Eczema In Children Increasing Along With Availability of Treatment Options

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Over the past decade, the rates of diagnosis for eczema in children have skyrocketed. Some estimates put the percentage of people who suffer from this condition at some point in their lives at one in ten or higher. Young children are more likely than adults to experience this skin irritation. Most kids outgrow the condition while others will go on to experience lifelong, chronic eczema. The hyper-sensitivity that causes this recurrent rash appears to be linked in some ways to allergies and asthma – two other health conditions that are on the rise.

No Clear Cause for Eczema Epidemic

Medical researchers are still looking for specific causes for this upsurge in eczema cases. Irritating substances found in soaps and modern hygiene habits like daily bathing are under consideration as potential culprits that tend to dry out delicate skin. At this time, it appears that heredity and environmental factors both play a role in the development of eczema in children. Although specific allergens are occasionally identified as causing symptoms, the condition often seems to flare up for no reason. With so many kids suffering from this uncomfortable and embarrassing rash, effective and safe treatments are more essential than ever.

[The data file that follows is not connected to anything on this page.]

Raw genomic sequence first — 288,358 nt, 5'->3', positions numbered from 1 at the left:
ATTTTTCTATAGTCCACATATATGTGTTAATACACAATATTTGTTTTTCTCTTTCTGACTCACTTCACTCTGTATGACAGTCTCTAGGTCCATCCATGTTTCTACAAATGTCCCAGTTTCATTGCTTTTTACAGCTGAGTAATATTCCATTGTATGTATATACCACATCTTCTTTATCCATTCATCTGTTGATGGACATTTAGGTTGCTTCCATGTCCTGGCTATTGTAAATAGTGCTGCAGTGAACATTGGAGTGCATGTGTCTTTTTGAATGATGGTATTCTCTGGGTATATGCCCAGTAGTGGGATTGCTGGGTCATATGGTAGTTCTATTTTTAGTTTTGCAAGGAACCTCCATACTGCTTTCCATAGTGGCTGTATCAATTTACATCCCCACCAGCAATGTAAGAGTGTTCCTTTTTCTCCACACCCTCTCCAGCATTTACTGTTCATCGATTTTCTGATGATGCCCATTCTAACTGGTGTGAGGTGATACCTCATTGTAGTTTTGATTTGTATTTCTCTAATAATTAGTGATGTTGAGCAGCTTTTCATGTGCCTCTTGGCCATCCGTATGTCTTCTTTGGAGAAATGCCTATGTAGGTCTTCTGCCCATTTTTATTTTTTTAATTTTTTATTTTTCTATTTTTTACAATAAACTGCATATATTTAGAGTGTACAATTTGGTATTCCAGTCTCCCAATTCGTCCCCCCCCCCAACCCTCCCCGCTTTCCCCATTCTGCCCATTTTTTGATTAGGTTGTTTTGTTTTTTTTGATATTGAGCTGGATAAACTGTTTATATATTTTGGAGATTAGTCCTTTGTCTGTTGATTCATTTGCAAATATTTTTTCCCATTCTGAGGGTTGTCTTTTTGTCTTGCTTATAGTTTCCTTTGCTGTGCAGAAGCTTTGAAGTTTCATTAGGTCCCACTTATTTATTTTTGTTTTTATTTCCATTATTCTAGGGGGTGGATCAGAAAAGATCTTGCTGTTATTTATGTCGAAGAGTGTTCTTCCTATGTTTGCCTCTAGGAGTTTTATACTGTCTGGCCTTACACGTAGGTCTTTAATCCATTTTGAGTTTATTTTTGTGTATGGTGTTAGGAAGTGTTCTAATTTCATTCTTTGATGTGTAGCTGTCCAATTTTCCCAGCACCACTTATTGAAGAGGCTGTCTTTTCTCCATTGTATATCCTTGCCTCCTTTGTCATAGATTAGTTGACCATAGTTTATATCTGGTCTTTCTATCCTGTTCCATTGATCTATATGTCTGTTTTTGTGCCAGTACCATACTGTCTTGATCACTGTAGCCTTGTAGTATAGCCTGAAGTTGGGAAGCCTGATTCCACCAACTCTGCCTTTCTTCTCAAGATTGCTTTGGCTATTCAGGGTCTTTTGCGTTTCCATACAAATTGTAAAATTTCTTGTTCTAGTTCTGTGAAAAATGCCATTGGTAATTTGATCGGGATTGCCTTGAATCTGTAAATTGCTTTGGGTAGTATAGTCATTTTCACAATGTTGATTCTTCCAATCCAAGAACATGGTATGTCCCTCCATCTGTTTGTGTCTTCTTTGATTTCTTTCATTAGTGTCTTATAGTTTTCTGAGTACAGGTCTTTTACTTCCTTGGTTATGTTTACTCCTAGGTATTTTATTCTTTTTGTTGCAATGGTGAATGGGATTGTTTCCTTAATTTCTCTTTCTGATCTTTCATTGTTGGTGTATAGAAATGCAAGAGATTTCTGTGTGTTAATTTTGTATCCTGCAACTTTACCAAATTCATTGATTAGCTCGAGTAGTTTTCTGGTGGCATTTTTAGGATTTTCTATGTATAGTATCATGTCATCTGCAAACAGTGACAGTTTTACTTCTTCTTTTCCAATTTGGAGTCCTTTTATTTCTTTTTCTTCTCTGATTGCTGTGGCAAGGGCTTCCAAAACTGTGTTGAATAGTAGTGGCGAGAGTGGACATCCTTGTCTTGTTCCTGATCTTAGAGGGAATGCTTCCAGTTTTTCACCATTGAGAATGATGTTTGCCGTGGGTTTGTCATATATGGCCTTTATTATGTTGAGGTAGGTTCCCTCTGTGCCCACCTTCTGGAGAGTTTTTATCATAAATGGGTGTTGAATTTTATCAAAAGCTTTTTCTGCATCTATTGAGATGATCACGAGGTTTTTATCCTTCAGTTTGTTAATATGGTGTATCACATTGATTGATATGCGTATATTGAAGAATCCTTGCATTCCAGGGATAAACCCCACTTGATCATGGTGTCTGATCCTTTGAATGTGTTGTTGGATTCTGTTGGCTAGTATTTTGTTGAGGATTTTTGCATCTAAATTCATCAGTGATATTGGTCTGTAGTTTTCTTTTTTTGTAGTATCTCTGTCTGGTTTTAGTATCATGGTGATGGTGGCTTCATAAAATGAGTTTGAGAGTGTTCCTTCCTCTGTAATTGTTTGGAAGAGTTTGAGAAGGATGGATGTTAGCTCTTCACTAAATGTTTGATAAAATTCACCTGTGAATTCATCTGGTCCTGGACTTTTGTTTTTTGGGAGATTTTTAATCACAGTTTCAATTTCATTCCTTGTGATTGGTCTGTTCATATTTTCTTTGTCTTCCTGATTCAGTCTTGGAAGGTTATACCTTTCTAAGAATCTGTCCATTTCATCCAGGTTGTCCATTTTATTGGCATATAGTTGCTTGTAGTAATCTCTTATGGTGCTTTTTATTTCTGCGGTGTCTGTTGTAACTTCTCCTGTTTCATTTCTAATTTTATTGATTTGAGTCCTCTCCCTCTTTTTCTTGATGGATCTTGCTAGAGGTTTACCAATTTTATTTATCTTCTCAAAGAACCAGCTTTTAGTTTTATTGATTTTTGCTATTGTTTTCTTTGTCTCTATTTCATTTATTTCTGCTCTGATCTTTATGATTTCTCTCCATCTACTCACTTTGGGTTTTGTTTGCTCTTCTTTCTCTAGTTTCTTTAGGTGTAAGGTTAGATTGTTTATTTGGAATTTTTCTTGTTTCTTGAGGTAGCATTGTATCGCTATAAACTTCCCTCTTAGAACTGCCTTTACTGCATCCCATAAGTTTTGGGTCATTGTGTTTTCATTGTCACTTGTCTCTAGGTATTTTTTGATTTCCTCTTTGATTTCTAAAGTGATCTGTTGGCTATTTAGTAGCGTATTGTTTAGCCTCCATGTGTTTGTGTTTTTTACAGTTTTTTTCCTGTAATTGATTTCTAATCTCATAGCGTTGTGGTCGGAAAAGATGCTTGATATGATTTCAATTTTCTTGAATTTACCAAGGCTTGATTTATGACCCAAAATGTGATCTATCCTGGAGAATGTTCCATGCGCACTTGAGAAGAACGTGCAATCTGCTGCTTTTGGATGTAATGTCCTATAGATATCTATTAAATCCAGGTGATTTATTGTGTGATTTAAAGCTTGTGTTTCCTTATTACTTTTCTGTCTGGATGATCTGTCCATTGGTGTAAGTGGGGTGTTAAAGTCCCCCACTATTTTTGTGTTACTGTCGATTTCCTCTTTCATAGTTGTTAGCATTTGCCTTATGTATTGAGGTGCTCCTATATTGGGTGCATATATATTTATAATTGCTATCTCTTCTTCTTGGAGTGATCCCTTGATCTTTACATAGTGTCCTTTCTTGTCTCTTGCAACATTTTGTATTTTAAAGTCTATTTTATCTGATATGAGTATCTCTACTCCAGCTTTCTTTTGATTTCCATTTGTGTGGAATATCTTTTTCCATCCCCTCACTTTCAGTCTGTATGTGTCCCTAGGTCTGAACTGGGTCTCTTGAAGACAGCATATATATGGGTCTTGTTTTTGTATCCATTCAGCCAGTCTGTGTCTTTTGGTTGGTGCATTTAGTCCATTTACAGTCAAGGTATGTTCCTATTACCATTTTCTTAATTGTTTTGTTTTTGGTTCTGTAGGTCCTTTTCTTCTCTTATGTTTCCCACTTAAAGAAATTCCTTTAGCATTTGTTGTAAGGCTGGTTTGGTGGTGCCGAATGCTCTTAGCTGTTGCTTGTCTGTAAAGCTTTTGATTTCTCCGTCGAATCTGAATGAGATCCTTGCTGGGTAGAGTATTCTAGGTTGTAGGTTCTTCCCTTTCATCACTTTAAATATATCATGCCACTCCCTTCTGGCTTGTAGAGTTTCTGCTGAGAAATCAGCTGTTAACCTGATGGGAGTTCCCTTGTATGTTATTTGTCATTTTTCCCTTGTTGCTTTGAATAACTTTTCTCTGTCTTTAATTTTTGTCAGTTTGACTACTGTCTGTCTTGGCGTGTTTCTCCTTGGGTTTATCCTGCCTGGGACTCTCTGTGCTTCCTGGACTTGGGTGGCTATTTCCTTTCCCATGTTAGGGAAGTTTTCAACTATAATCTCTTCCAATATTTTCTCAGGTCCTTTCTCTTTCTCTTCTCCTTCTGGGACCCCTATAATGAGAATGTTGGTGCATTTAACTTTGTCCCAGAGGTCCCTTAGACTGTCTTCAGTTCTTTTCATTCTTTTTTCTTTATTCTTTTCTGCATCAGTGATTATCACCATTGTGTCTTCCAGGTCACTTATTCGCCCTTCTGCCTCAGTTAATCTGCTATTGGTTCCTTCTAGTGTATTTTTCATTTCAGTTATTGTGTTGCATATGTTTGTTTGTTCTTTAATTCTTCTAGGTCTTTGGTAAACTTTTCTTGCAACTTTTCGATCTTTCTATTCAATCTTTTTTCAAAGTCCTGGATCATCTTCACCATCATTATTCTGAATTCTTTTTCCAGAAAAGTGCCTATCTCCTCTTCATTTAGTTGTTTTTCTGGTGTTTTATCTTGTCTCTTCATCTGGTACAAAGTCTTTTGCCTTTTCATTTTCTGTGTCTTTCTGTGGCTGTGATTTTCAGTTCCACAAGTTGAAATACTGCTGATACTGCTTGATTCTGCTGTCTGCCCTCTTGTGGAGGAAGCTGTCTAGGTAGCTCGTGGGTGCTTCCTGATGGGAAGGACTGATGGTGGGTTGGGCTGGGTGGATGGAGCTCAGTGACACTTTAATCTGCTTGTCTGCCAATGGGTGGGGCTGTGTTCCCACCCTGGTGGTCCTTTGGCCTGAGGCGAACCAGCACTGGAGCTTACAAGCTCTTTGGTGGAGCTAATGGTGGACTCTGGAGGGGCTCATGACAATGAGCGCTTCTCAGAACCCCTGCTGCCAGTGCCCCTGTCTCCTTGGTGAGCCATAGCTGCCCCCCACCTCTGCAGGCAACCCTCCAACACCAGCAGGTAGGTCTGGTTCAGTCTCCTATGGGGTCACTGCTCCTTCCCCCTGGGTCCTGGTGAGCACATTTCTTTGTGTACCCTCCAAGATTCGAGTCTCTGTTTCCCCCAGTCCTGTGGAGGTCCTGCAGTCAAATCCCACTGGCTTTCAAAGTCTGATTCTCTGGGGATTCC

Traditional Steroids Still Popular

Steroids continue to be one of the first lines of defense in the battle against mild to severe childhood eczema symptoms. When topical corticosteroids are prescribed by a dermatologist and applied as directed, they are generally considered safe for use in treating child eczema. However, one of the many potential side effects of steroid use is, ironically, skin rash and irritation. This may limit the length of time that these topical treatments can be effectively used. Some pediatric patients simply don’t respond well to steroids even in low doses. Because of this, other drugs have been developed that don’t rely on steroids to reduce symptoms.

Newer Steroid-Free Topical Treatments

There are two types of non-steroidal eczema medications that the FDA has approved since 2000. They are marketed under the names Elidel and Protopic. These drugs are in the calcineurin inhibitor family (like cyclosporine). They are “immunomodulators” that work by suppressing the inflammatory response that causes eczema break outs. These drugs do not have the same types of side effects commonly associated with steroids. However, the use of steroid-free topical ointments carries its own risks. These medications are not recommended for treating eczema in children under the age of 2 years. Only low dosages are generally prescribed for children under the age of 16. Kids of all ages should be protected from sun exposure during treatment with these medications.

Non-Drug Based Treatment

One of the most recent developments in child eczema treatment is the use of diluted bleach baths. This type of therapy is being investigated for its ability to relieve rash symptoms and to help combat eczema-related staph infections. This type of treatment should only be performed on the advice of a pediatrician or dermatologist to ensure that it is done correctly.

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